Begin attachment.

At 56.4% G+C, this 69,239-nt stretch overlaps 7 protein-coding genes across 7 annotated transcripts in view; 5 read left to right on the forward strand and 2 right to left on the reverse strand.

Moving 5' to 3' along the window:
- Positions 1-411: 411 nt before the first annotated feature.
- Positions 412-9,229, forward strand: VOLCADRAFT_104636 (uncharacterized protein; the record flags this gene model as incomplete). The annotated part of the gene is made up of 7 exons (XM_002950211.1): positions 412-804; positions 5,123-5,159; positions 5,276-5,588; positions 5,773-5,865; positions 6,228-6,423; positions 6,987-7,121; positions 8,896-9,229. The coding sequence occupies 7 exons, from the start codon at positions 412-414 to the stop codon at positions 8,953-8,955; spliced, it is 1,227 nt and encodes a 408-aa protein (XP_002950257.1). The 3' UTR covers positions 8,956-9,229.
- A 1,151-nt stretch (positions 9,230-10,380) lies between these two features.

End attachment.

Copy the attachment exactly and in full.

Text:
At 56.4% G+C, this 69,239-nt stretch overlaps 7 protein-coding genes across 7 annotated transcripts in view; 5 read left to right on the forward strand and 2 right to left on the reverse strand.

Moving 5' to 3' along the window:
- Positions 1-411: 411 nt before the first annotated feature.
- Positions 412-9,229, forward strand: VOLCADRAFT_104636 (uncharacterized protein; the record flags this gene model as incomplete). The annotated part of the gene is made up of 7 exons (XM_002950211.1): positions 412-804; positions 5,123-5,159; positions 5,276-5,588; positions 5,773-5,865; positions 6,228-6,423; positions 6,987-7,121; positions 8,896-9,229. The coding sequence occupies 7 exons, from the start codon at positions 412-414 to the stop codon at positions 8,953-8,955; spliced, it is 1,227 nt and encodes a 408-aa protein (XP_002950257.1). The 3' UTR covers positions 8,956-9,229.
- A 1,151-nt stretch (positions 9,230-10,380) lies between these two features.